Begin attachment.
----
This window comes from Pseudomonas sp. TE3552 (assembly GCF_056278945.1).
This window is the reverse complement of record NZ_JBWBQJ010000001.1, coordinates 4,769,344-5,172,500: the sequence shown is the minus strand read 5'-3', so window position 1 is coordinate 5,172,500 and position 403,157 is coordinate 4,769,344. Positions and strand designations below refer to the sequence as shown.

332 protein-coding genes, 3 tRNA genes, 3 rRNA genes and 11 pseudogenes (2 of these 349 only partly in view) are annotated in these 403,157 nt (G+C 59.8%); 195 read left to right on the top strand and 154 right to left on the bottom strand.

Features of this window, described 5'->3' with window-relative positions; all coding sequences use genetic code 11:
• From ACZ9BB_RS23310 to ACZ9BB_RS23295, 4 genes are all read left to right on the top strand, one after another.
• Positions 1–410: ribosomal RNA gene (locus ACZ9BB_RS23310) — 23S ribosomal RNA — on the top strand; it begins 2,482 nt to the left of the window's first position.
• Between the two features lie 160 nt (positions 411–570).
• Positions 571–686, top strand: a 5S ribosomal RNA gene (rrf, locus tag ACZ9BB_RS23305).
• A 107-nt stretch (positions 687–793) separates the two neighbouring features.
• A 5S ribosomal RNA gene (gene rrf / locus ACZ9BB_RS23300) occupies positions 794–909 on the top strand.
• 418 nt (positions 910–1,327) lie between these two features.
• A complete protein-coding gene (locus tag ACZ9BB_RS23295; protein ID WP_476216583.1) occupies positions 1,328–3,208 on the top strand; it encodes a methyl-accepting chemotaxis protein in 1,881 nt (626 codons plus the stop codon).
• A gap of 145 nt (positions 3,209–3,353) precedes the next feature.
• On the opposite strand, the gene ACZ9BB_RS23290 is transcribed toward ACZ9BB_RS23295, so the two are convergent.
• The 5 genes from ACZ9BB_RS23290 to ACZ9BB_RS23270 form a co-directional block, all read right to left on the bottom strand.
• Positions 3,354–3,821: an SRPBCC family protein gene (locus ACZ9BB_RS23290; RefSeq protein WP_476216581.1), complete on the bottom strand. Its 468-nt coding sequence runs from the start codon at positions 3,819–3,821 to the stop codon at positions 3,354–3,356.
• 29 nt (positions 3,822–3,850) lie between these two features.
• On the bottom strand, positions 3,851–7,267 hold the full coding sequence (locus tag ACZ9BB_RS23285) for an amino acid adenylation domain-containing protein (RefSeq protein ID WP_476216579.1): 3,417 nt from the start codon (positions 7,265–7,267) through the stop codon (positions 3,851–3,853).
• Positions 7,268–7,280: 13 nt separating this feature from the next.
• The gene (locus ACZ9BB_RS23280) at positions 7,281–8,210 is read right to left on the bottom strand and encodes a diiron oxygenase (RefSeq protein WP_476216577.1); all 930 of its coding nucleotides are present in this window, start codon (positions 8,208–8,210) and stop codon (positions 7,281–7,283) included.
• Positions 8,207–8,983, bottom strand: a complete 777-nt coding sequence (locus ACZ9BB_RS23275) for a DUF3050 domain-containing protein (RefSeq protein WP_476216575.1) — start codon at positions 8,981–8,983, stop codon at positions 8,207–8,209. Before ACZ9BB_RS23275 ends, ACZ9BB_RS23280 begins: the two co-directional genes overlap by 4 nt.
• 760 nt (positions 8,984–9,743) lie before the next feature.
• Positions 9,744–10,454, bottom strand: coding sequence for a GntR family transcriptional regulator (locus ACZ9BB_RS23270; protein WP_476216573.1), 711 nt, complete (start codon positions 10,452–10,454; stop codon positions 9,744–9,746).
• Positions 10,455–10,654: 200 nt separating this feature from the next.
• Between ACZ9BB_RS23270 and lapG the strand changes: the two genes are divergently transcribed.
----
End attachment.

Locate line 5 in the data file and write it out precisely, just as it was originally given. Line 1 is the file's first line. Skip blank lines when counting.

• From ACZ9BB_RS23310 to ACZ9BB_RS23295, 4 genes are all read left to right on the top strand, one after another.